ANALYSIS-EU, U.S. supervisors face derivatives test
By Huw Jones
LONDON, Sept 15 (Reuters) – Differences between new European Union and U.S. rules to crackdown on derivatives will be a key test of how well transatlantic regulators can coordinate to iron out loopholes banks may be tempted to exploit.
The United States has already approved a law to tighten supervision of the $615 trillion off-exchange derivatives markets and the EU published its own draft law on Wednesday.
Both implement pledges the EU and United States made as members of the Group of 20 countries (G20) to require central clearing of as many contracts as possible, reporting of trades to repositories and where appropriate, trading on an exchange.
“The crunch item to get right is for trade repositories to make sure every regulator has access to all the data they have,” said Damian Carolan, a partner at Allen & Overy law firm.
“I don’t think there are any massive showstopper obstacles and there is enough recognition for third country solutions,” Carolan added.
EU Internal Market Commissioner Michel Barnier is to meet his U.S. counterparts to ensure “we are operating in parallel”.
But industry experts and lawyers say plugging the gaps will test how much supervisors in the EU and United States can go beyond the positive noises to actually trust each other’s day-to-day supervision on the ground.
Will they be willing to allow the banks they regulate to clear and report trades across the Atlantic, lawyers ask.
The fear among supervisors is there will not be full and unfettered access to trading data held outside their jurisdiction when the next crisis hits.
Off-exchange derivatives trading has largely been a seamless, transatlantic market focused on London and New York.
It is dominated by a handful of banks like Morgan Stanley, Goldman Sachs and Deutsche Bank who want to avoid duplication of supervision, conflicting rules and extra red tape that could distort competition.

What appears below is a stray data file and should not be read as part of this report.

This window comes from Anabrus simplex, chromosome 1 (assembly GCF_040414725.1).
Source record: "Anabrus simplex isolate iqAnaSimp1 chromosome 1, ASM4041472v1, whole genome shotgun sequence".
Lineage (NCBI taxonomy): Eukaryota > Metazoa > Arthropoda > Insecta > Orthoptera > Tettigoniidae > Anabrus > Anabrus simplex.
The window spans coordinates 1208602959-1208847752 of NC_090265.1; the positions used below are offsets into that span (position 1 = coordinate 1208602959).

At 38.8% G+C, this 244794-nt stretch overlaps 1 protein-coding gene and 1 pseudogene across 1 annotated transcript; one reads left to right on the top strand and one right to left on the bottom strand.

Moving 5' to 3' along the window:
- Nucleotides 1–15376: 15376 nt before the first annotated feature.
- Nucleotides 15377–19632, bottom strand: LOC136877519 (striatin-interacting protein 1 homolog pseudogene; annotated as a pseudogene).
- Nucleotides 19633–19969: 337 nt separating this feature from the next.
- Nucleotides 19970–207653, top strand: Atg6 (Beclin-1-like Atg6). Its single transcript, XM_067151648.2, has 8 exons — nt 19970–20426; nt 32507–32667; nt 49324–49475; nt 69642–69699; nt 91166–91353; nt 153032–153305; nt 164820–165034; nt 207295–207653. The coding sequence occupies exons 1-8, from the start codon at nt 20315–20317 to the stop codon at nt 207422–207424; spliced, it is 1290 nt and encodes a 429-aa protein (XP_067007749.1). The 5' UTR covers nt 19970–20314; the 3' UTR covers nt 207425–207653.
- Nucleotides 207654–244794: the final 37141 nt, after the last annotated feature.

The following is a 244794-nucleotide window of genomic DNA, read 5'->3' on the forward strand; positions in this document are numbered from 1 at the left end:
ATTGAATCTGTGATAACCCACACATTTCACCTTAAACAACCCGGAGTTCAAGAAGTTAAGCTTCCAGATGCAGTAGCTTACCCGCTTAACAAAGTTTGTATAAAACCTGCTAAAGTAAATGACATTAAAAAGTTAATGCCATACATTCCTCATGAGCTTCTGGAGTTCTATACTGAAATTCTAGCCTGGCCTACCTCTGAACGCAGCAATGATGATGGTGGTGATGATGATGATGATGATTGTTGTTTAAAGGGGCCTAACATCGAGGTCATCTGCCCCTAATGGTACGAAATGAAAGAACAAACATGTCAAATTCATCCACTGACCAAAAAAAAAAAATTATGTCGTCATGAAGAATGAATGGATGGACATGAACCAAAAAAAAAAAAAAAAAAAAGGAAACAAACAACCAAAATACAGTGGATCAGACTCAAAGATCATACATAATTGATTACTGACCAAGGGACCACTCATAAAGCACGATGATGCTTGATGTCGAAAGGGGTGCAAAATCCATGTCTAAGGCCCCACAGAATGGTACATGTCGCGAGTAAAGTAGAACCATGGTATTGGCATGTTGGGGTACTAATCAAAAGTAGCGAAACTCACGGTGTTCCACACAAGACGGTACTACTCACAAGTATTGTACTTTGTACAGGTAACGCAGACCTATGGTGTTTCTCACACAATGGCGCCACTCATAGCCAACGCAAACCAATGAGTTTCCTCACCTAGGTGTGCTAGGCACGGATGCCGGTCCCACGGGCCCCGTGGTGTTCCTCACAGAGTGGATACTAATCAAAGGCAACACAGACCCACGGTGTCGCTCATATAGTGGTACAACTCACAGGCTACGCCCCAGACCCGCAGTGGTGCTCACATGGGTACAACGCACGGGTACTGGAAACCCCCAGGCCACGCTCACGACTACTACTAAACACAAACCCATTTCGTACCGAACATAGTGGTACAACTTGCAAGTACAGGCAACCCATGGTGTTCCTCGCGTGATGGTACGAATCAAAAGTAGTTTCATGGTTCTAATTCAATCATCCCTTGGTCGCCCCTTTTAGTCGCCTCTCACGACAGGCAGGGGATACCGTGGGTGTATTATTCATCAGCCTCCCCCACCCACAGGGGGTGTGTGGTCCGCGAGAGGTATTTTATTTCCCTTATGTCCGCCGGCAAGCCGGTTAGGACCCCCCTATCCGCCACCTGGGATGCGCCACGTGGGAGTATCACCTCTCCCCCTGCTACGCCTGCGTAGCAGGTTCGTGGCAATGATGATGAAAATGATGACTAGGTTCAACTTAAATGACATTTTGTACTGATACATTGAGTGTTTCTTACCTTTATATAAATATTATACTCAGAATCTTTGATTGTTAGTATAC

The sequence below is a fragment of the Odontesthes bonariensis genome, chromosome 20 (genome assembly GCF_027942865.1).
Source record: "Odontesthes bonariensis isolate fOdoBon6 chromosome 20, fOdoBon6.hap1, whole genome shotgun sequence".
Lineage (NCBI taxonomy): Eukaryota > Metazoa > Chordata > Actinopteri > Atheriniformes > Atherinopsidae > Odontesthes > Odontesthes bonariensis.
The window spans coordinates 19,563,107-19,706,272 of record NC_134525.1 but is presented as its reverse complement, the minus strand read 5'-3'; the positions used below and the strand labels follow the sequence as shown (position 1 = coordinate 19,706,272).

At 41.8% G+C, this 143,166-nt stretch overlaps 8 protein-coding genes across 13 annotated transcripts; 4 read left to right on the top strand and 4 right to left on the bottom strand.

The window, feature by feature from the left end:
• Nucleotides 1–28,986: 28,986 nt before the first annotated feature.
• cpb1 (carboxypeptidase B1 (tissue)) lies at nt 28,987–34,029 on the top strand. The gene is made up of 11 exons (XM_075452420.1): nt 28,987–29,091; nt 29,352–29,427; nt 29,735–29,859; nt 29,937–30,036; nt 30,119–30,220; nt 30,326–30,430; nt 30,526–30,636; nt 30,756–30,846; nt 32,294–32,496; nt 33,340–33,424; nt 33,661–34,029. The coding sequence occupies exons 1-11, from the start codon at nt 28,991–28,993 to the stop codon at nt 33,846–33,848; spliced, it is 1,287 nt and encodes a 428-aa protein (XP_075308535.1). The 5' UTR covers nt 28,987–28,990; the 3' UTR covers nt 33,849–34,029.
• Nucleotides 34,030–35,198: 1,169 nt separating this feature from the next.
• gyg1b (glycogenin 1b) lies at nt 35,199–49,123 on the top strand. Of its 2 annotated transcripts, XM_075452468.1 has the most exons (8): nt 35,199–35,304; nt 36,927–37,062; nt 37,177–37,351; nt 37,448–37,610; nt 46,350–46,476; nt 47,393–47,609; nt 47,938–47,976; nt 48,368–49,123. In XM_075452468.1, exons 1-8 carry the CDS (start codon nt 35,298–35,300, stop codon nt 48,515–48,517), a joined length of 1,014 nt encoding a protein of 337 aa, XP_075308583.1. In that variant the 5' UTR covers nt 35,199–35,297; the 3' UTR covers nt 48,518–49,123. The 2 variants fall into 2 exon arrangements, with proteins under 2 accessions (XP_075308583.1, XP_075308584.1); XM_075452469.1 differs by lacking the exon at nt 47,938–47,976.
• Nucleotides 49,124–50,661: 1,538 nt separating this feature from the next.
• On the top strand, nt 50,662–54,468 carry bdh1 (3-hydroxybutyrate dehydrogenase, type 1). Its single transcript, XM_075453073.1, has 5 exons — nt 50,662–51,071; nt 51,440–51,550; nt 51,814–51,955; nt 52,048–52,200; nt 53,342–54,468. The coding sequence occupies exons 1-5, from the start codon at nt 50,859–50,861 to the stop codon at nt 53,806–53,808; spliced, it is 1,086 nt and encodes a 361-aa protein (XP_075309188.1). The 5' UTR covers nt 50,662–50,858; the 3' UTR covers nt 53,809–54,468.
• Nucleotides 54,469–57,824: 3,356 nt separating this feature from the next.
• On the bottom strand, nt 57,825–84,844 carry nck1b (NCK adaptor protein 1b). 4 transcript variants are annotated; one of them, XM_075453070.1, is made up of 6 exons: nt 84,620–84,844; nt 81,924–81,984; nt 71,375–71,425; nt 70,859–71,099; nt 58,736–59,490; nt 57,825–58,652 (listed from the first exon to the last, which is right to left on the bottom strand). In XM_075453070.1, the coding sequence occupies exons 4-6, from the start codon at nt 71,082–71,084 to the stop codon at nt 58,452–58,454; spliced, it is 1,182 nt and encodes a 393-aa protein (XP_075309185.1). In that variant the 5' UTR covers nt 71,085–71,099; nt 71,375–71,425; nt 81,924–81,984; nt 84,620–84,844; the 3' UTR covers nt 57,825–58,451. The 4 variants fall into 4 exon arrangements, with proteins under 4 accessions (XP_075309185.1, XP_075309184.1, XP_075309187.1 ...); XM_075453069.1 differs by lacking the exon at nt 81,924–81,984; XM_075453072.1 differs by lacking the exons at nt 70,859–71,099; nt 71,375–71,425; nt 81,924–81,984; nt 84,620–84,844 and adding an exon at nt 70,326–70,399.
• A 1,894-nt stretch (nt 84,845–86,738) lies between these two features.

A U.S. clearer ICE has come to dominate credit default swaps clearing in Europe.
The U.S. DTCC has become the world’s main repository for CDS transactions but recently agreed to set up a subsidiary in Europe to reassure local supervisors they have full access to data at all times.
Asia faces its own challenges about what to do with clearing and trade reporting as many of its banks carry out the trades in Europe or the United States and local markets are too small to support a clearer or data bank.
The EU draft law toned down earlier hints that clearing houses and repositories should be based on the bloc’s soil to ensure speedy access to data at any time.
“Every difference between the U.S. and EU approach can lead to regulatory arbitrage. It can be at the price of distorting market functionality and taking away core freedoms,” said Anthony Belchambers, chief executive of the Futures and Options Association, a European industry lobby.
“It’s difficult to convert the differences into costs but in the EU text it does look like we have moved away from this sort of nationalism around the location of central clearing houses and trade repositories,” he said.
Transatlantic differences include:
— The United States law says transactions that are centrally cleared must be executed on an exchange or swap execution platform. The EU derivatives draft does not look at execution venues and the bloc won’t examine this until 2011.
— The U.S. law forces banks to “push out” trading of equity and commodity-linked derivatives to affiliates but there is no such provision in the EU draft.
— U.S. derivatives dealers may be subject to the Volcker Rule’s curbs on proprietary trading in some derivatives. The EU has rejected such a rule.
— Clearing house collateral from a U.S. derivatives customer will have to be held in the United States. Unclear if the EU will insist likewise for EU customer collateral.
— There are differences in how the United States and EU want to ringfence a client’s collateral to safeguard it from any insolvency of a clearing member.
— Both EU and U.S. laws offer clearing exemptions to non-financial companies that use derivatives to hedge risks such as adverse currency moves, but it’s unclear if these exemptions will work in the same way.
— The U.S. law regulates large size swaps participants but there is no intention to do this in the EU unless they are carrying out a lot of business.
Although the United States has already approved its sweeping reform of Wall Street, much of the implementing details have yet to be fleshed out.
Policymakers and legal experts hope this process will take place at the same time as EU approve its draft so that transatlantic differences can be largely ironed out. (Reporting by Huw Jones, editing by Mike Peacock)
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